As utilities begin to weigh the advantages — and cost — of these applications, they are finding they must make some basic decisions first about the details of any new communications infrastructure, and more and more IP/multiprotocol label switching (MPLS) systems seem to be the preferred choice.

First off, an IP/MPLS network is simply a packet-switched network that uses the transmission control protection (TCP)/IP stack enhanced with the MPLS standard. A packet-switched network is a digital communications network that groups all transmitted data into usable blocks, or packets. The network over which these packets travel is a shared one that routes each packet independently from all others and allocates transmission resources as needed.

This is best illustrated by the seven-layer open system interconnection model (above), which defines a networking framework to implement communications protocols. Control is passed from one layer to the next, starting at the top (the application) layer and proceeding to the bottom (physical) layer. Levels 1 through 3 contain most of the hardware. This protocol architecture allows each layer to operate, more or less, independently, and higher-layer software and applications can function properly regardless of the physical network.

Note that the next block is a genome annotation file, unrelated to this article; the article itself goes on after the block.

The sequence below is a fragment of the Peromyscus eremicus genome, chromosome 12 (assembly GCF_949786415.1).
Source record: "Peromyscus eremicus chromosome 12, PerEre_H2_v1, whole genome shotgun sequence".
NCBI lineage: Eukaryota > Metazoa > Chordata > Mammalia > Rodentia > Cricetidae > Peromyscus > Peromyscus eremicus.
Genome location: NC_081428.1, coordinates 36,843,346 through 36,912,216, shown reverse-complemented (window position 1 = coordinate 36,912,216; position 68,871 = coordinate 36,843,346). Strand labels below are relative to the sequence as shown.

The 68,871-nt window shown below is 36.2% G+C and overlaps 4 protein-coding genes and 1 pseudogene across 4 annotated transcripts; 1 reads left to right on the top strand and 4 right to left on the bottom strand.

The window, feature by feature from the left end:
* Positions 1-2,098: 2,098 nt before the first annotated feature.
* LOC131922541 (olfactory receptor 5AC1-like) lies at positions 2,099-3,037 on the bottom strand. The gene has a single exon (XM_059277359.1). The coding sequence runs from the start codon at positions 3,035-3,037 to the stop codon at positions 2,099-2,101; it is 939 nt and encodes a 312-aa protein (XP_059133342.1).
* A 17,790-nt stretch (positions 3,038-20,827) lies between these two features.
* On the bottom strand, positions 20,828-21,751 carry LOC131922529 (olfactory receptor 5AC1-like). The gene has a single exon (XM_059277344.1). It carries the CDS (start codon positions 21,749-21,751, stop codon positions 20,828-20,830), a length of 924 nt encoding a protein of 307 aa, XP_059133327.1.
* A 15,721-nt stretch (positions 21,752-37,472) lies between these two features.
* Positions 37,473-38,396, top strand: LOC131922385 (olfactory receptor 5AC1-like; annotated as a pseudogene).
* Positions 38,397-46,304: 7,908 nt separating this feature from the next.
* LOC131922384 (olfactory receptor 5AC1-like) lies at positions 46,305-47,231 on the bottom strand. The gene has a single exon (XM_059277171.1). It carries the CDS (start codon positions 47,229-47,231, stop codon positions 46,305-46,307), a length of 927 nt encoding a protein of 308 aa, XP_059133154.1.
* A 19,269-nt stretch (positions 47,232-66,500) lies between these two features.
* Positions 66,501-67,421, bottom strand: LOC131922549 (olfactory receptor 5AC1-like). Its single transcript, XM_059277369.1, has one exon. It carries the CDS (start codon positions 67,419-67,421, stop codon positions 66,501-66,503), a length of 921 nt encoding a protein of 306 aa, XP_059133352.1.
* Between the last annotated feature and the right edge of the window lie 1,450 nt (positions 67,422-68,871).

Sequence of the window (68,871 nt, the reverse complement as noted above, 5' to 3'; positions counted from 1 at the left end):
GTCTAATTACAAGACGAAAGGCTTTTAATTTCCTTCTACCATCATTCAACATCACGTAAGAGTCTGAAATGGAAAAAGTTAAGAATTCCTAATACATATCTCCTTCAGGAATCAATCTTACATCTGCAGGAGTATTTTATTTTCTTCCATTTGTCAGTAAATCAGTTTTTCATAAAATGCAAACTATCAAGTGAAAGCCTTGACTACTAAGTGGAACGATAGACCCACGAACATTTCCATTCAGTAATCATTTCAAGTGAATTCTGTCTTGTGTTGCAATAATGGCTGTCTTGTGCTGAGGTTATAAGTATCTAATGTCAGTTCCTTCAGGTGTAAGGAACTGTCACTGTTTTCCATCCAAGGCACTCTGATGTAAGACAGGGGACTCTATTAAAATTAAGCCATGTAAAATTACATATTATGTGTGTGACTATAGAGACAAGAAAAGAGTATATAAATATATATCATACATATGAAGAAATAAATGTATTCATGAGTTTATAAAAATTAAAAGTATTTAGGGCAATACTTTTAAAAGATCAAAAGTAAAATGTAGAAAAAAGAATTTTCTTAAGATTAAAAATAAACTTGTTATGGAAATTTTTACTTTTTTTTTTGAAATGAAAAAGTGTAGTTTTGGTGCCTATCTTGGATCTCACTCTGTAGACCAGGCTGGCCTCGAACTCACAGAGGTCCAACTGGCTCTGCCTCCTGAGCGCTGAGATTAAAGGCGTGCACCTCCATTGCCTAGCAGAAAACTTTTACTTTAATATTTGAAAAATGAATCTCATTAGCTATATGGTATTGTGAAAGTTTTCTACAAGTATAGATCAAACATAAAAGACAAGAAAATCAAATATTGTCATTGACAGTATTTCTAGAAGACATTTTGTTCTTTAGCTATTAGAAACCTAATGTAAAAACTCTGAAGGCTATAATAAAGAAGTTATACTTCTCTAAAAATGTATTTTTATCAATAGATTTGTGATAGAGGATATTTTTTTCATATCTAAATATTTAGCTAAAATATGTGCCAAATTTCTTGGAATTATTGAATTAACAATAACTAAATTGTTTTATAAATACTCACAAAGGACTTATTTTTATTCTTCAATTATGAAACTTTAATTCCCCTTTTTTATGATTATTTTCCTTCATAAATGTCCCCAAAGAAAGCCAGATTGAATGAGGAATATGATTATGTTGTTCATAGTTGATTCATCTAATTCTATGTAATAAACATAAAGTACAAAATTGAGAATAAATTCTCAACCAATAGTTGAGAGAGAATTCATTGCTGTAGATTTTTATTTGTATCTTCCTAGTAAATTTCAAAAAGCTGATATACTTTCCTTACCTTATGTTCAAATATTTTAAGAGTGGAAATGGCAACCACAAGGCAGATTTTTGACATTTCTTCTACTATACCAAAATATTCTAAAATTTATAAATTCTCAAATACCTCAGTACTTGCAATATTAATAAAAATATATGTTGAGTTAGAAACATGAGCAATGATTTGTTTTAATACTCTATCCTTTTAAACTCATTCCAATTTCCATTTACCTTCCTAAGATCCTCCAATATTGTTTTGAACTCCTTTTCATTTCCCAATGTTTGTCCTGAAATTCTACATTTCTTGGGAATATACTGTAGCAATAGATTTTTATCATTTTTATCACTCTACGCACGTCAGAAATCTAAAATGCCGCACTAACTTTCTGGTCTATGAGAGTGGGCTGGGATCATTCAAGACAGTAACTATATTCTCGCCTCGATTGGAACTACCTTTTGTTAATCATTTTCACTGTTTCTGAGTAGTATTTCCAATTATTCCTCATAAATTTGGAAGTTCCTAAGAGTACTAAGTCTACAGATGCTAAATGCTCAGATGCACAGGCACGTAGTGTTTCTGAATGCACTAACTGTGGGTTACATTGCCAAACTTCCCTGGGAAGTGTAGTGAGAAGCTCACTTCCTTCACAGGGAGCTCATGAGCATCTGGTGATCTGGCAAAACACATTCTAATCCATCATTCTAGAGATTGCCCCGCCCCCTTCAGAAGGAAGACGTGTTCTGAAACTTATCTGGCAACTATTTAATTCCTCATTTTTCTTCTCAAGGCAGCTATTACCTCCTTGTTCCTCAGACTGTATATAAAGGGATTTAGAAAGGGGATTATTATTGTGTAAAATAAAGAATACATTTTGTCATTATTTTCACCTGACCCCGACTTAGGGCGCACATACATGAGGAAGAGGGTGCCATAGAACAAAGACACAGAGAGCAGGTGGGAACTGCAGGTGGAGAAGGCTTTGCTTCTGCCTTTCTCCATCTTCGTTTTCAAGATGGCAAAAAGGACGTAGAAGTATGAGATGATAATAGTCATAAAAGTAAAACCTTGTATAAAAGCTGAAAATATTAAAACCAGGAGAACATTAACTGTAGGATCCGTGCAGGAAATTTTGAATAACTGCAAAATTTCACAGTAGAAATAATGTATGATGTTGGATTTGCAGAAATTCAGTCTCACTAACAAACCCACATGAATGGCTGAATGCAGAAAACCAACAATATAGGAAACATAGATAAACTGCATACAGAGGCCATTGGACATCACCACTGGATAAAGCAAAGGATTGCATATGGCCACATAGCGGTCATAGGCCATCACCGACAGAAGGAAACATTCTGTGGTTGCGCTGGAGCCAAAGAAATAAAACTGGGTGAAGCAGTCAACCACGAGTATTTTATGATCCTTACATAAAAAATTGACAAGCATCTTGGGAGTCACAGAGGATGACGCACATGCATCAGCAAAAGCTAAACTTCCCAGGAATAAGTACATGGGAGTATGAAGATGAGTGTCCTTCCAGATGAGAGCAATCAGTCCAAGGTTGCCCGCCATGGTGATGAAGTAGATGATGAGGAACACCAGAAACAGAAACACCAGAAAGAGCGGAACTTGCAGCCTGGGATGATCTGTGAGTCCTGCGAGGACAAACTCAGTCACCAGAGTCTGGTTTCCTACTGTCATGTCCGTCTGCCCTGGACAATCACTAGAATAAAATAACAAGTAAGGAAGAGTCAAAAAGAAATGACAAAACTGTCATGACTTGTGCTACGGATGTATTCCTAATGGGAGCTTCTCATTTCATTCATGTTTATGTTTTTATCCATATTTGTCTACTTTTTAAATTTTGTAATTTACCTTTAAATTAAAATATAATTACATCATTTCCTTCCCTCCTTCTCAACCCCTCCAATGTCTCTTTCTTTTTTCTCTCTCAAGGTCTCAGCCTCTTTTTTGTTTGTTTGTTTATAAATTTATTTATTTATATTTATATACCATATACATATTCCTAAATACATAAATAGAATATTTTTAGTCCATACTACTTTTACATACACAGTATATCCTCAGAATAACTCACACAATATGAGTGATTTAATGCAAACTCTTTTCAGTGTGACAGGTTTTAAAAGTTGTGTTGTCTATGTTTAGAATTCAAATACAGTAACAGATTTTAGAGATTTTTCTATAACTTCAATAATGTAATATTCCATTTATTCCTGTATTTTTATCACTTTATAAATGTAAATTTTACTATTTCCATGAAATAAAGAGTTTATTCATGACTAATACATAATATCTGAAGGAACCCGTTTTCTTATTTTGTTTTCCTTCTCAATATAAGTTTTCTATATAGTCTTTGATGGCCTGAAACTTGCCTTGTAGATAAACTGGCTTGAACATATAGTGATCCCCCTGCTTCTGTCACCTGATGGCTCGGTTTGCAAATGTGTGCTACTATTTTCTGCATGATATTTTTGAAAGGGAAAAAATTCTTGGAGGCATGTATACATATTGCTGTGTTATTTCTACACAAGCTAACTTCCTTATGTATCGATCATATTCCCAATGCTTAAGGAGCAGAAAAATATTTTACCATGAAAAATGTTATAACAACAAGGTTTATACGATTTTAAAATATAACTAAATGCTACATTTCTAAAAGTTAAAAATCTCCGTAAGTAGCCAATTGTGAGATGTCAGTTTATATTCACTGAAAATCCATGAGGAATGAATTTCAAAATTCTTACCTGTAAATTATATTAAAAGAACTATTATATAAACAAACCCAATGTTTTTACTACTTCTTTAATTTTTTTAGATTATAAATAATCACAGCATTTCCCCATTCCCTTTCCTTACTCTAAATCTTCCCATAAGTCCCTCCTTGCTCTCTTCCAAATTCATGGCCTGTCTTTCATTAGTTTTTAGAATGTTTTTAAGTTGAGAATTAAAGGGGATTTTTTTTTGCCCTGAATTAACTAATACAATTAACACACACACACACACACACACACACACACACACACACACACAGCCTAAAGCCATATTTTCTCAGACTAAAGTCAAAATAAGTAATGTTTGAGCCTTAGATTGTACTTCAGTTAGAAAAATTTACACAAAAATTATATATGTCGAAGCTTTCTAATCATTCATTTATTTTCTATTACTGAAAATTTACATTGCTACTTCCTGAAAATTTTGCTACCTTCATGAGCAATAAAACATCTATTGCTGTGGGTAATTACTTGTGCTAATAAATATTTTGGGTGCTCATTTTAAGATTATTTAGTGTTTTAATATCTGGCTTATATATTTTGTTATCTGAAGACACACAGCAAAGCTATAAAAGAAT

The MPLS standard, which was introduced to guarantee delivery and reduce network delay in the IP environment, is a bit different. It operates above the IPs (in an unofficial Layer 2.5) in the OSI model. It operates on packets (Layer 2) while working with IP addresses (Layer 3), using labels to route packets differently.